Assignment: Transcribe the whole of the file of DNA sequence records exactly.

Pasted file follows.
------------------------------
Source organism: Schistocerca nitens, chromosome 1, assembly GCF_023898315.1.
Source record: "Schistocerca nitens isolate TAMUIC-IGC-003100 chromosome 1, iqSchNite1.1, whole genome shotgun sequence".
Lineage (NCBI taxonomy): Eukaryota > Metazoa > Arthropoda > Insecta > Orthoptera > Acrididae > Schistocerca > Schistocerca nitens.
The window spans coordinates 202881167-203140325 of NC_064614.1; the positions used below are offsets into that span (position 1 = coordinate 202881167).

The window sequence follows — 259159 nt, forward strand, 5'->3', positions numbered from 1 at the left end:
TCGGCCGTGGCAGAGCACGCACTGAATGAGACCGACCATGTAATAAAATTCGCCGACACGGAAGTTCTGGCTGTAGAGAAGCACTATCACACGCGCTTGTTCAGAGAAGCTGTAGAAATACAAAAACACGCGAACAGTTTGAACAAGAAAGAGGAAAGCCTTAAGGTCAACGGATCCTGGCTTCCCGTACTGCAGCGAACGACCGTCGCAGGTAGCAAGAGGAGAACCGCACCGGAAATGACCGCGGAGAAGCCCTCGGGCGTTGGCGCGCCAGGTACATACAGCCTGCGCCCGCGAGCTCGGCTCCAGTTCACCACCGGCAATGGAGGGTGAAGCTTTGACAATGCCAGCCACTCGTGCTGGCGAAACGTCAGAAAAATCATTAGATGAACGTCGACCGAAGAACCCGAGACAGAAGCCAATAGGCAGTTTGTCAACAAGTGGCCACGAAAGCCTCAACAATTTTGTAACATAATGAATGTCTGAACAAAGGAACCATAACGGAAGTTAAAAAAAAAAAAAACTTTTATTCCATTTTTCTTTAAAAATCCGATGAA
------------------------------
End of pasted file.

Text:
Source organism: Schistocerca nitens, chromosome 1, assembly GCF_023898315.1.
Source record: "Schistocerca nitens isolate TAMUIC-IGC-003100 chromosome 1, iqSchNite1.1, whole genome shotgun sequence".
Lineage (NCBI taxonomy): Eukaryota > Metazoa > Arthropoda > Insecta > Orthoptera > Acrididae > Schistocerca > Schistocerca nitens.
The window spans coordinates 202881167-203140325 of NC_064614.1; the positions used below are offsets into that span (position 1 = coordinate 202881167).

The window sequence follows — 259159 nt, forward strand, 5'->3', positions numbered from 1 at the left end:
TCGGCCGTGGCAGAGCACGCACTGAATGAGACCGACCATGTAATAAAATTCGCCGACACGGAAGTTCTGGCTGTAGAGAAGCACTATCACACGCGCTTGTTCAGAGAAGCTGTAGAAATACAAAAACACGCGAACAGTTTGAACAAGAAAGAGGAAAGCCTTAAGGTCAACGGATCCTGGCTTCCCGTACTGCAGCGAACGACCGTCGCAGGTAGCAAGAGGAGAACCGCACCGGAAATGACCGCGGAGAAGCCCTCGGGCGTTGGCGCGCCAGGTACATACAGCCTGCGCCCGCGAGCTCGGCTCCAGTTCACCACCGGCAATGGAGGGTGAAGCTTTGACAATGCCAGCCACTCGTGCTGGCGAAACGTCAGAAAAATCATTAGATGAACGTCGACCGAAGAACCCGAGACAGAAGCCAATAGGCAGTTTGTCAACAAGTGGCCACGAAAGCCTCAACAATTTTGTAACATAATGAATGTCTGAACAAAGGAACCATAACGGAAGTTAAAAAAAAAAAAAACTTTTATTCCATTTTTCTTTAAAAATCCGATGAA